Drake Equation v. Fermi Paradox

I am one of those people who wants to think aliens exist, because that would be super cool, we could learn so much from them and it would be fascinating to talk to a sentient being who is not human. It would give you a vastly different perspective of the universe, more even than LSD.
The Drake equation, which I maintain is not an equation at all, more of a checklist, would seem to indicate that they do. Number of stars in the galaxy/ percentage of those with planets/ percentage of those planets with water and inside the Goldilocks zone/ percentage of those planets where life has evolved/ percentage of those planets where intelligent life has evolved, i.e. technological societies/ percent of those who’ve developed space travel/ duration of those societies before extinction, and maybe a couple of factors I missed. The thing is, at the time Drake, who was no doubt some famous astronomer, wrote this ‘equation’ we didn’t know quite how many stars there are in the galaxy, or whether any of them at all have planets, and whether any of those planets have water. Since then we’ve discovered that the answers are a. a whole shit ton, b. most of them, seems like, and c. quite a few of them and it turns out water is super common throughout the universe, not rare at all.
So, there should be lots of aliens out there just itching to make contact with us. Then, there’s the Fermi paradox, which says if life throughout the universe is so damn likely, how come they’ve never made contact with us? It’s a good question.
For the purposes of this blog, I’m going with the Star Trek origin story hypothesis. The Vulcans came to Earth and made official contact as soon as Zephram Cochrane invented the warp drive. It seems logical that there might be some kind of threshold, upon which space-faring alien would sit up and take notice of us. I’ve heard it suggested that the increase of UFO sightings in modern times began with the first use of nuclear weapons, back in the 1940s. But, if so, they still haven’t made contact and it’s easy to see why. Not exactly putting our best foot forward.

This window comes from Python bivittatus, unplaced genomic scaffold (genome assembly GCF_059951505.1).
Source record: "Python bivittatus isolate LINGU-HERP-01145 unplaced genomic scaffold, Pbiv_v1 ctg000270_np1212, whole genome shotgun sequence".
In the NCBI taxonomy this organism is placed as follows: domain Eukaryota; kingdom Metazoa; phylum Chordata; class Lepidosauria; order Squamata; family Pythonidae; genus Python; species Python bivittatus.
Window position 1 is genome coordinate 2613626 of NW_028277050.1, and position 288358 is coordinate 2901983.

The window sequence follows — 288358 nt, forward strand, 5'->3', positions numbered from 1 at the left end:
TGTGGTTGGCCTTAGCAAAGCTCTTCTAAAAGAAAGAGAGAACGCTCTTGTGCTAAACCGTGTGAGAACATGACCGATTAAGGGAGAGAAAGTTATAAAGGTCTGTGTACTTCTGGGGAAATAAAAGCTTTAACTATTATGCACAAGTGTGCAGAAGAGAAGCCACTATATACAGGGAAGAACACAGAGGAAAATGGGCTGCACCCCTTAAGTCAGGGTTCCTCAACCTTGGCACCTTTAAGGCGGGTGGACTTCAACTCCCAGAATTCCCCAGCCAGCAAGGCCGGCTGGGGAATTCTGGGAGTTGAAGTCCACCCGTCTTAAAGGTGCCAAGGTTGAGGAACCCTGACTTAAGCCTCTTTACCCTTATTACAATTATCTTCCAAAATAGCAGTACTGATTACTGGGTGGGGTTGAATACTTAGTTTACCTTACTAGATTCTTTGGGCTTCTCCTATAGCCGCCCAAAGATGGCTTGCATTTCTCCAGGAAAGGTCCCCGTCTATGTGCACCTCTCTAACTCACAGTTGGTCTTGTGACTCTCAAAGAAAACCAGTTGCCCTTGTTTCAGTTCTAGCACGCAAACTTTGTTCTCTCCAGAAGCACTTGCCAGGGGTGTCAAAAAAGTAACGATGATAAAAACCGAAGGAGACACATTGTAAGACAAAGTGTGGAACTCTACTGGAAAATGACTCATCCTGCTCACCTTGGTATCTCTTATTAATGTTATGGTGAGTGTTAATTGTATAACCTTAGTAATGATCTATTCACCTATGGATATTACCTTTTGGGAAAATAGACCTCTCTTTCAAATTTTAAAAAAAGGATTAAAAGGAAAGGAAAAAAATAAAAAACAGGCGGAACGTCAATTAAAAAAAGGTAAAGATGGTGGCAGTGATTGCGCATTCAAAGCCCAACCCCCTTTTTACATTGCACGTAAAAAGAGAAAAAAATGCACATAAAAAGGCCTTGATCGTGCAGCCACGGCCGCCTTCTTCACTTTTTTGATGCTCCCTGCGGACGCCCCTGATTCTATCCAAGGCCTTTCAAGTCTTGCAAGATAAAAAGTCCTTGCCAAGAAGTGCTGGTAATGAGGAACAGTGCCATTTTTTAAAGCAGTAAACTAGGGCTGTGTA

So, here’s what I propose, since we have no way of knowing what that threshold will be. Let’s establish a colony on Mars. Maybe that’s the threshold but, if not, it will give us a hell of a deep space observatory and prepare us for the next step.
Or maybe they are looking more to see if we can create a stable, sustainable society within a stable, sustainable environment, and once we’ve created a planetary utopia, they will judge us mature enough to join their Federation of Planets. Let’s do that, too.
If that doesn’t bring them, we’ll go to the next stage, which is interplanetary travel.
And if that doesn’t cross the Cochrane Threshold and encourage them to make contact, then maybe we truly are alone in the universe, which would also be kind of awesome because it would mean there are billions and billions of planets out there ripe for the colonizing, and when our great great great great great great great great grandchildren meet intelligent space-faring aliens, they will still be human, just from other planets. And that would be pretty awesome, too.

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